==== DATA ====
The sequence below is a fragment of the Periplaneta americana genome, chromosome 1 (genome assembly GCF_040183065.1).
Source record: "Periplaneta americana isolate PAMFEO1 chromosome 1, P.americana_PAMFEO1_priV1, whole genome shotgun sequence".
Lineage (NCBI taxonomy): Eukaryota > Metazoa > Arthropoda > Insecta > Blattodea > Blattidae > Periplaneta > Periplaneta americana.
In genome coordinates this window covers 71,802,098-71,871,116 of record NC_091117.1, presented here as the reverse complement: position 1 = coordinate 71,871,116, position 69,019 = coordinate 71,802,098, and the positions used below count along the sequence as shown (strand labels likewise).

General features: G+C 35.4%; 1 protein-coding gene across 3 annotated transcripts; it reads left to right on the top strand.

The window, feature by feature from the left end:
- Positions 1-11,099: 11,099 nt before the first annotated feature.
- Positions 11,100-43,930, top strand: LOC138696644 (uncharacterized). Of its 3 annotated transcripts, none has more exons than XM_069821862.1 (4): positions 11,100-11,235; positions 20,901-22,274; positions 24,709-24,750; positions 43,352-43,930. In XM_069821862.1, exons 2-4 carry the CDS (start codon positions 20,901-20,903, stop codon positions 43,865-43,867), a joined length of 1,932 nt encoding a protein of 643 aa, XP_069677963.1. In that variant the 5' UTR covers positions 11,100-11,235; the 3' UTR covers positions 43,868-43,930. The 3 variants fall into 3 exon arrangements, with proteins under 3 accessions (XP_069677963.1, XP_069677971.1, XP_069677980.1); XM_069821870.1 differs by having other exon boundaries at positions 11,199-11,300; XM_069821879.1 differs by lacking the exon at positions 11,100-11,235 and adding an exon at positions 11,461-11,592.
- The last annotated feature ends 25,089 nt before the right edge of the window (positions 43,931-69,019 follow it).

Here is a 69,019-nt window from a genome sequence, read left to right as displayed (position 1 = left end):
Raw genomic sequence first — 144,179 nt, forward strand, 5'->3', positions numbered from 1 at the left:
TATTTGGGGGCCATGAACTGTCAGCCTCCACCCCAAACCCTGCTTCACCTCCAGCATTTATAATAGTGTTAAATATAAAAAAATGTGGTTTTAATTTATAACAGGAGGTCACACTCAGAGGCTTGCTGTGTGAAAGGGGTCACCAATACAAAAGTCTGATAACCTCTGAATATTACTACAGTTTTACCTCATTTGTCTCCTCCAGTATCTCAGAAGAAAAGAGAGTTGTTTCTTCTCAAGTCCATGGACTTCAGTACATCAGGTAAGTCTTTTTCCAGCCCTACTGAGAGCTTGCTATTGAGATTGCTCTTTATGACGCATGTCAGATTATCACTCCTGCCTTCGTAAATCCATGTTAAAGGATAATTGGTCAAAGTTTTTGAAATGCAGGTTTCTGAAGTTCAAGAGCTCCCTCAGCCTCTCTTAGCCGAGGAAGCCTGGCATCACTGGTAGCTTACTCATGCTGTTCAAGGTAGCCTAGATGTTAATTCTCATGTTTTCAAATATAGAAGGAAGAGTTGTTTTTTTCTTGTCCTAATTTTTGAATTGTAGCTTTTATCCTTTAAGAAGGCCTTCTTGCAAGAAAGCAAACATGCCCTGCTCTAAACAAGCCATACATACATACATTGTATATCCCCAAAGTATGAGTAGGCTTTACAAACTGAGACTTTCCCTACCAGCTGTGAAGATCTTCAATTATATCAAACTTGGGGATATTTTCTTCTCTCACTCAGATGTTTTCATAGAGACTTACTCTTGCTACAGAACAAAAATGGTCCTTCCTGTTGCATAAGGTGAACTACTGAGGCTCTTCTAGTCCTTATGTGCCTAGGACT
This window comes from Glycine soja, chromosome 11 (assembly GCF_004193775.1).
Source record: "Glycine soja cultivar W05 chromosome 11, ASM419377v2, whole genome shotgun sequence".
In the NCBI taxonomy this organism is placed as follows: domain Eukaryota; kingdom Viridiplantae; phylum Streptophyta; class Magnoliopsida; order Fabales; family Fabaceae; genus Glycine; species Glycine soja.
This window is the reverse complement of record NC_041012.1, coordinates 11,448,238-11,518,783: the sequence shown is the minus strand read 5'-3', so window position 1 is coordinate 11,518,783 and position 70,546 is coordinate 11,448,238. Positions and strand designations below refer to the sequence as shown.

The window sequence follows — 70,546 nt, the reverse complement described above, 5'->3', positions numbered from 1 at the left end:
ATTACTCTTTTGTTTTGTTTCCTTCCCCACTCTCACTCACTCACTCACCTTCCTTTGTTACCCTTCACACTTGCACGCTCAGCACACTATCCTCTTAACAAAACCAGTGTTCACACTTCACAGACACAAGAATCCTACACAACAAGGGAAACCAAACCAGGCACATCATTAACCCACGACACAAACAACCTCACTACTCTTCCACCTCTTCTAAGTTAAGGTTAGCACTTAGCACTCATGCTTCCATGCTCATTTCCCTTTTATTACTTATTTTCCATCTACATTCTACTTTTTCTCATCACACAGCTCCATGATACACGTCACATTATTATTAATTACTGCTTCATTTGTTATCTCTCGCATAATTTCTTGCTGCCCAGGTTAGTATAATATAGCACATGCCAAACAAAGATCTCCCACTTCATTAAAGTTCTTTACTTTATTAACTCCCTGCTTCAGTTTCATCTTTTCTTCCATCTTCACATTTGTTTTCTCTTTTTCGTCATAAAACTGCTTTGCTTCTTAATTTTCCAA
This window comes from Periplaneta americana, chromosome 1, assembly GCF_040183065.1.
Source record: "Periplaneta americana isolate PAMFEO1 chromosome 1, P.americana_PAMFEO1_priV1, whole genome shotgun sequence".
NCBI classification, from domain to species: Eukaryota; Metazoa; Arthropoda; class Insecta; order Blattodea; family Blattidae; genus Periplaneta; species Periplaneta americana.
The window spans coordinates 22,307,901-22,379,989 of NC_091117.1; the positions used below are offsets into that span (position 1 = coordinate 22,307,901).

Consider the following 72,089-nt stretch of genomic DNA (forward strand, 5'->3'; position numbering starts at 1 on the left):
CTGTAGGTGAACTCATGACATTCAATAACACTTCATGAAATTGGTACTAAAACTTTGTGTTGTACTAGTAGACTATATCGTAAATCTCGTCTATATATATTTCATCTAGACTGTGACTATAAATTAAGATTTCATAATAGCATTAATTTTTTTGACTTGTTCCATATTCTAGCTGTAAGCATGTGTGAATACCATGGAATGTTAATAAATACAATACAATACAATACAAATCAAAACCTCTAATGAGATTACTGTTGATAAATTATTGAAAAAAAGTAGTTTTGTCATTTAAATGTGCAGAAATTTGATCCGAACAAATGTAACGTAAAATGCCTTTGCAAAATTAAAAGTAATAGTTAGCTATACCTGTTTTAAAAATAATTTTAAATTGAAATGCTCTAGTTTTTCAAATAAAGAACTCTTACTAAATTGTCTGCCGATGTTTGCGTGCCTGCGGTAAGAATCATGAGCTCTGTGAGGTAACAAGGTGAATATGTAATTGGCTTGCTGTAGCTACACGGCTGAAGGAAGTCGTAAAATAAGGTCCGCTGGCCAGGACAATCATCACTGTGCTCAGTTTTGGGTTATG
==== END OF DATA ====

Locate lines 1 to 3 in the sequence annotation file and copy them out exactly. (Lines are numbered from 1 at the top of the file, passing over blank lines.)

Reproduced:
The sequence below is a fragment of the Periplaneta americana genome, chromosome 1 (genome assembly GCF_040183065.1).
Source record: "Periplaneta americana isolate PAMFEO1 chromosome 1, P.americana_PAMFEO1_priV1, whole genome shotgun sequence".
Lineage (NCBI taxonomy): Eukaryota > Metazoa > Arthropoda > Insecta > Blattodea > Blattidae > Periplaneta > Periplaneta americana.